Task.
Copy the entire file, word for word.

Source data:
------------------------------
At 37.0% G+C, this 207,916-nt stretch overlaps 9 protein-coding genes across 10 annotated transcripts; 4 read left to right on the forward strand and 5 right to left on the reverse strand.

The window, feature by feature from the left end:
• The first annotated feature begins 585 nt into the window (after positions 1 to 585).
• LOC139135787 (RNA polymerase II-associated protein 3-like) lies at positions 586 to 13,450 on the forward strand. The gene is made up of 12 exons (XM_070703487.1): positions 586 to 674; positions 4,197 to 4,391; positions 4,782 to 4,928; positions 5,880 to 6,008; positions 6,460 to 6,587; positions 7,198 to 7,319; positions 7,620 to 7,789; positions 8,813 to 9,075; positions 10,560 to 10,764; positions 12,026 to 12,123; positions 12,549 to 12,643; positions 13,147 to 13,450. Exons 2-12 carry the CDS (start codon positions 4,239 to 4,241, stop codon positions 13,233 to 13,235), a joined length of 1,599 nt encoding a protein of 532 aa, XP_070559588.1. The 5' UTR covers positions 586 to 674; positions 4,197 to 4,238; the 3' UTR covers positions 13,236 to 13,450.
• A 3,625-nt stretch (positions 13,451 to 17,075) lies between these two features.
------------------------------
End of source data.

At 37.0% G+C, this 207,916-nt stretch overlaps 9 protein-coding genes across 10 annotated transcripts; 4 read left to right on the forward strand and 5 right to left on the reverse strand.

The window, feature by feature from the left end:
• The first annotated feature begins 585 nt into the window (after positions 1 to 585).
• LOC139135787 (RNA polymerase II-associated protein 3-like) lies at positions 586 to 13,450 on the forward strand. The gene is made up of 12 exons (XM_070703487.1): positions 586 to 674; positions 4,197 to 4,391; positions 4,782 to 4,928; positions 5,880 to 6,008; positions 6,460 to 6,587; positions 7,198 to 7,319; positions 7,620 to 7,789; positions 8,813 to 9,075; positions 10,560 to 10,764; positions 12,026 to 12,123; positions 12,549 to 12,643; positions 13,147 to 13,450. Exons 2-12 carry the CDS (start codon positions 4,239 to 4,241, stop codon positions 13,233 to 13,235), a joined length of 1,599 nt encoding a protein of 532 aa, XP_070559588.1. The 5' UTR covers positions 586 to 674; positions 4,197 to 4,238; the 3' UTR covers positions 13,236 to 13,450.
• A 3,625-nt stretch (positions 13,451 to 17,075) lies between these two features.